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Illegal strike is unauthorised absence: SC
Tribune News Service

New Delhi, February 18
In an important order on a labour issue, the Supreme Court has differentiated between legal and illegal strikes, saying those resorting to the latter could be punished for unauthorised absence.

This ruling was given by a Bench comprising Ms Justice Ruma Pal and Mr Justice B.P. Singh while allowing an appeal filed by the UP State Bridge Corporation challenging a verdict of the Allahabad High Court ordering reinstatement of 168 workers whose services were terminated for remaining absent from work for over eight months despite repeated notices.

The UP Rajya Setu Nigam Karmachari Sangh had approached the high court, challenging the termination, saying the workers were on illegal strike and the high court had held that going on illegal strike did not mean abandonment of service.

Justice Pal, writing for the Bench, said the submission that a person on illegal strike did not abandon his job was erroneous. “An illegal strike cannot by definition be ‘authorised absence’,” she added.

Justice Pal said the specific exclusion of persons on illegal strike plainly meant that the period a person was on illegal strike did not amount to service.

“Different considerations would no doubt prevail where the strike is legal. Workers on strike continue to be in service although they may have ceased work,” she said.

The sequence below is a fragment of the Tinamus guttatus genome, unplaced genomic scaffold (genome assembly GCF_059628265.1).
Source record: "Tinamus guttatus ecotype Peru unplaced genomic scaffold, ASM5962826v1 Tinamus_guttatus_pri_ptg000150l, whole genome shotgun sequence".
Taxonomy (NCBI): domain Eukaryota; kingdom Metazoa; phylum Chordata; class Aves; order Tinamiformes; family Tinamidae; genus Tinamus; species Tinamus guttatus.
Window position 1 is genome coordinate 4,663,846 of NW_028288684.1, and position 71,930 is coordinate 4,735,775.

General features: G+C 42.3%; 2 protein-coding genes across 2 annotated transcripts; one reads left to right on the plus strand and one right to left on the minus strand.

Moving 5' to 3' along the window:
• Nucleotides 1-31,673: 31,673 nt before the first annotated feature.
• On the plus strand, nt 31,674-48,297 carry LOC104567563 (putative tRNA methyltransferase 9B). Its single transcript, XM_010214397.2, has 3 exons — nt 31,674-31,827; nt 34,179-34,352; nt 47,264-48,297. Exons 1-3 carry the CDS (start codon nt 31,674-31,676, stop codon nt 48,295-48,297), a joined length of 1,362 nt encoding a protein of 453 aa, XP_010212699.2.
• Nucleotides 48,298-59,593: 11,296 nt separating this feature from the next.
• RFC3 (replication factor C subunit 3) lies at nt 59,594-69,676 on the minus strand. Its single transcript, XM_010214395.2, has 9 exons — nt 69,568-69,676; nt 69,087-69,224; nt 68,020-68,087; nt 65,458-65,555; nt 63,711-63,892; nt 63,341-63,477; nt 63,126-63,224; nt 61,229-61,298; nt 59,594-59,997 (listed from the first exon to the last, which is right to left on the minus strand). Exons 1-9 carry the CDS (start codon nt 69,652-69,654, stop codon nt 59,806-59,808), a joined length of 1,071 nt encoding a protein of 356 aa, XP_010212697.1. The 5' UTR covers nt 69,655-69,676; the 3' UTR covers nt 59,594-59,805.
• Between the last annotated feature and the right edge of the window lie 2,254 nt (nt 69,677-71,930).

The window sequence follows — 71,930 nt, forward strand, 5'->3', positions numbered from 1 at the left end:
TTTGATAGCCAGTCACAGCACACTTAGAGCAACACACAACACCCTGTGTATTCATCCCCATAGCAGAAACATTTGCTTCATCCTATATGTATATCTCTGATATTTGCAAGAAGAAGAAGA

The court said if the strike were a legal one, such cessation of work or refusal to continue would be absence authorised by law.

“Clearly, a person on illegal strike and a person on legal strike are both ‘absent’, but the absence of the first is unauthorised and the second is not,” the Bench said.

Referring to the case in hand, it said that the corporation had issued two notices calling upon the workmen represented by the karmachari sangh to return to duty and the workmen did not respond to either of them.

The apex court also rejected the sangh’s contention that as there was penalty for going on illegal strike, their services could not be terminated.

The Bench said there was no proof that the workers went on illegal strike. “Merely because the action is punishable does not mean that the consequence of an unauthorised absence is not available under the Certified Standing Orders if it so specifically provides,” it added.

However, the court clarified that its order would not preclude the sangh to raise an industrial dispute under the Act, if it was so permitted.

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